On a bank of the Big Muddy River
lies an 80’ x 180’ slice of scrappy land.
The owner of a now defunct strip-
club/bar called The Chalet (definitely
not as continental as it sounds) sold
the parcel to us in exchange for my wife’s
much-needed, honest bartending work.
But what if it floods? I asked my
husband before we moved there, after
receiving notice to vacate the tiny,
ticky-tacky box-house that we lived
in that wasn’t ours. It’s the only option
we’ve got, he asserted. So, we
packed up all our belongings (again)
and drove our old RV and ’79 Ford F150
down to the river’s edge to live
on an overgrown ribbon of gray
clay and silt.
Included in the price
were a loose gravel driveway,
an electric pole for service,
and a buried shit tank. So, in the sweltering,
mosquito-humming summer we dug
a 100-foot trench for fresh water.
Then added a pen for the dogs,
a 12’x24’ empty Cook cabin for us
and a 10’x12’ windowed barn for
their boy, thanks to some money
help from my husband’s mother.
At first, we used our cabin as storage
but then had to build walls and
shelves and places to sit and
places to wash, and bathroom,
and lie down—all while moving boxes and
piles of our stuff back-and-forth as we worked.
After some months, we could finally live
in our tiny, little shack, a place for
everything and never everything
in its place. But it was home for
a time. And eventually we added
nice things like an outside bench to watch the
river flow by, a garden for veggies
and a hammock for rest. We collected
bulging sweet, wild blackberries and tart, purple
mulberries, and even hosted visitors for barbeques.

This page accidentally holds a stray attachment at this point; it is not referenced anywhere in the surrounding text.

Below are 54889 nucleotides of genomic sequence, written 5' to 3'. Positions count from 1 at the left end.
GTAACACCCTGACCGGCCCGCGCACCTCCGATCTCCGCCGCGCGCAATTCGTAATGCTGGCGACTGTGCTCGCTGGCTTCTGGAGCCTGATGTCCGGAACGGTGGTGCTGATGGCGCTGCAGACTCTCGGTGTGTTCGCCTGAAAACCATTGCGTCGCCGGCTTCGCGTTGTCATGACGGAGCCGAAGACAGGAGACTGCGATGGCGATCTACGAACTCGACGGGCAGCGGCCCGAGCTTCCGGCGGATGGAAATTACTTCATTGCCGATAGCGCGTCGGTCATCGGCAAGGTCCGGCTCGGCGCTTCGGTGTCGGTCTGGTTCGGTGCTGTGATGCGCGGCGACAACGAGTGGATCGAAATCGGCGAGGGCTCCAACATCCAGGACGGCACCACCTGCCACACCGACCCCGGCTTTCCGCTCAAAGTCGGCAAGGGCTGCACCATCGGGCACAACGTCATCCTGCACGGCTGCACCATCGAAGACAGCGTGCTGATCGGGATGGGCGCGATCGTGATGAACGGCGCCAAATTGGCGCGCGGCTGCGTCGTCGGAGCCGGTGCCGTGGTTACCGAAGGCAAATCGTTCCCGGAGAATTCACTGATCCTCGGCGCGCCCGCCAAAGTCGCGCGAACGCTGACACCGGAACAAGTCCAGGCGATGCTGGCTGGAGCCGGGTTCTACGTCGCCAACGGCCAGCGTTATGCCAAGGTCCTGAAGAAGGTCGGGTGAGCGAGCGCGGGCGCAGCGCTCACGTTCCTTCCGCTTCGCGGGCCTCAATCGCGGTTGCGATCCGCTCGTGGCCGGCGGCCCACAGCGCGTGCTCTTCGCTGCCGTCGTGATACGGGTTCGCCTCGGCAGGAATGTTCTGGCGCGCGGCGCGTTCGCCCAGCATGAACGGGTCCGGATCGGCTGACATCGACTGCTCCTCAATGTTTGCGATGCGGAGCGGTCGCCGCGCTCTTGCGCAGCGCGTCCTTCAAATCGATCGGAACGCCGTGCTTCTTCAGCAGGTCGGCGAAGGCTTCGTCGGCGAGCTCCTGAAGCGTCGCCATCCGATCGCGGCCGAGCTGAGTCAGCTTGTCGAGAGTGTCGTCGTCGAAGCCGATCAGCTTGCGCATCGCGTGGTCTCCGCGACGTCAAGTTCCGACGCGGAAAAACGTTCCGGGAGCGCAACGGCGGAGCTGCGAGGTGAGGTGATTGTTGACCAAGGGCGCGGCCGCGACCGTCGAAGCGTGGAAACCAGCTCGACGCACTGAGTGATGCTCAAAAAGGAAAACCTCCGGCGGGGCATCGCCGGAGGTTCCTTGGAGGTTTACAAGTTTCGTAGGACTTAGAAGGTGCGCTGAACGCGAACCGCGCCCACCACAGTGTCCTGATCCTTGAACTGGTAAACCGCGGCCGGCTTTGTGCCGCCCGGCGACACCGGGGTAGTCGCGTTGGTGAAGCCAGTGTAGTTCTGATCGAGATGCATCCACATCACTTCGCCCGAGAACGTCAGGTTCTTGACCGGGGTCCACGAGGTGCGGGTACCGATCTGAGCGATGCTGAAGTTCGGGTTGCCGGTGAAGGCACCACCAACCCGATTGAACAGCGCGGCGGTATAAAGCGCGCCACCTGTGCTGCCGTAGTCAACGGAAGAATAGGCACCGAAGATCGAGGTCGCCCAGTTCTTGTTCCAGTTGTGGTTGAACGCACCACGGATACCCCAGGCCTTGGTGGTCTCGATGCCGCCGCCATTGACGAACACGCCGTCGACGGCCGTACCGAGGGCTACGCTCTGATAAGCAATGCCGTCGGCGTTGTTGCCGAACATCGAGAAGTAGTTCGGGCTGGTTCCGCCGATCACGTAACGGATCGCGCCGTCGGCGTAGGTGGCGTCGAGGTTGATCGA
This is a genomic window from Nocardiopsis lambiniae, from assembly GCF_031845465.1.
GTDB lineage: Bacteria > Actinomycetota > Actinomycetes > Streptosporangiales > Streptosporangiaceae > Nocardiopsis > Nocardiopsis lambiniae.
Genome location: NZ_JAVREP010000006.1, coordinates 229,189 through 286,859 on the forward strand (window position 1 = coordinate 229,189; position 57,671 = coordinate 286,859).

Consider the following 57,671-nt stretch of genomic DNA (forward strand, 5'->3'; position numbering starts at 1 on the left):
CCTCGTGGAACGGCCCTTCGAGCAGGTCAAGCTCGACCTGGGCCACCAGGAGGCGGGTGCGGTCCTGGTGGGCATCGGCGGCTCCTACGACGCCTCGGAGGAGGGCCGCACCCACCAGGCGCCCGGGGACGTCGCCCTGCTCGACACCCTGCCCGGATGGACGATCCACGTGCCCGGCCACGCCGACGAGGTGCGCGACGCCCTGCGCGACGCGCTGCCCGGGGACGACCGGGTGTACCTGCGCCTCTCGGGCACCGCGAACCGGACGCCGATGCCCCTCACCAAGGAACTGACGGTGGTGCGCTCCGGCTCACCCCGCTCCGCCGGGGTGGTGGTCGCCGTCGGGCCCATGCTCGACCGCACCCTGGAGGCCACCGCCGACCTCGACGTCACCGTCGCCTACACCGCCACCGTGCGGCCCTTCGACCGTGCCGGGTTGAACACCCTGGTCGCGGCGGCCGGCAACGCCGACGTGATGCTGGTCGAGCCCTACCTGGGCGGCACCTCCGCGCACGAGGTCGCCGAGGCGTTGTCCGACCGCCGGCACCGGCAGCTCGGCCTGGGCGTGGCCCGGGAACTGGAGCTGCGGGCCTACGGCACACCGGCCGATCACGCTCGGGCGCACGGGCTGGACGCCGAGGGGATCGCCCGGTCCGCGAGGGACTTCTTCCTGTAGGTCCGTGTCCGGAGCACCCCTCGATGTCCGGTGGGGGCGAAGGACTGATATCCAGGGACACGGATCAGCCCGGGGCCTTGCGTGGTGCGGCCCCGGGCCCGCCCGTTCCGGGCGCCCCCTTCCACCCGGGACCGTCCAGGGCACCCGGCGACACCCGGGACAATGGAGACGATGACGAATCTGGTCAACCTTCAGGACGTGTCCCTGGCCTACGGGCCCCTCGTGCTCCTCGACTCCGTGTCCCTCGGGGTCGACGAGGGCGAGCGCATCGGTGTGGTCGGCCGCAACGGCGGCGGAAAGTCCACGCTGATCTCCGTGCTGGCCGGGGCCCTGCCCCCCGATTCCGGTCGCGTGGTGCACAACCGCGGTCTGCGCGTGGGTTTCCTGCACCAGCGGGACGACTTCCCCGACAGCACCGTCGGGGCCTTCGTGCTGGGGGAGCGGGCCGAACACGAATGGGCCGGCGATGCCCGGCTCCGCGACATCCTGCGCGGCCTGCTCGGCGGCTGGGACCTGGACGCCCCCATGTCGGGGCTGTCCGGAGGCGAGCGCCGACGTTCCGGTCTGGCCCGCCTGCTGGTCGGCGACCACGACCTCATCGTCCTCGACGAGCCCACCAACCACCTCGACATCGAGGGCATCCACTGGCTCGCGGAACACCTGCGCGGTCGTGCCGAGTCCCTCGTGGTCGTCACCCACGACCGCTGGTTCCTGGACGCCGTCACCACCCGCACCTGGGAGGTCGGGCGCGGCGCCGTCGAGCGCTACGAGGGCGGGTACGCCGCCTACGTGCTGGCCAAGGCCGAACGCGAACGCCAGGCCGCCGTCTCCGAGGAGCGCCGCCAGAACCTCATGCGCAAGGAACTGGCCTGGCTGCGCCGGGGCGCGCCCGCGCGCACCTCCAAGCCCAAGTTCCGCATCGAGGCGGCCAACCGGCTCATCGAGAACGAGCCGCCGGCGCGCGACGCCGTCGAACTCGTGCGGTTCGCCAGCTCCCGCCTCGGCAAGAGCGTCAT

We managed our small sliver of idyllic land
with hard work and pride for almost four years.
The National Oceanic & Atmospheric
Administration describes the storm event of
March 10-26, 2006 as the following:
Moderate flooding of the Big Muddy River
occurred after repeated rounds of
thunderstorms…At Murphysboro, where
flood stage is 22 feet, the river crested at
33.80 feet on March 16. Flooding affected
houses just downstream of Bridge Street
After a couple days of steady rain
my husband and I went to
the local, miniscule library—the only
place we could get access to the internet—
to see the NOAA flood stage predictions.
We knew our land was at 30 feet,
the cabin at 31—the line-graph
prediction showed a peak of at least 32.
My stomach sank.
Shit, I said.
For days I watched the snake of a river creep up, inch
by dirty inch, slithering closer to us, its prey,
unhinging its jaw and opening its mouth
wider and wider, much further than it should, gulping,
and burbling in steady, unfeeling, measured increments.
I watched as the river rose up over its banks, then over the road, then
over the gravel in front of our cabin.
I stood on our porch, leaning over the
railing, watching the water slowly trickle
under the floorboards, my stomach sinking again,
knowing it was crawling to meet its counterpart surge
arriving from the backside of the property.
By March 15th the river let itself in
the front door.
We had time to put our important
things up high, and time to move the
car. But how do you explain to the dogs
that there’s no more yard to pee in? So, we
paddle-boated all four large-breeds to and
from the cabin to the end of the road to
pack into our Ford Tempo for potty breaks.
Movies and cartoons had taught me about
flash floods. Dramatic walls of roaring
water, slamming like a freight train into
everything unfortunate enough to find
itself in its path. But this “historic flood
event” taught me that sometimes a flood
comes slow. Unstoppable. Like a steamroller.
Not even considerate enough to cease when
it’s beautiful and sunny outside.
That flood was slow, and we were told
it was the “flood of the century,” a
historic “hundred-year flood.”
Until two years later, another hundred-year flood.
This time at 40 feet. So, we said good-bye
and we left it all behind.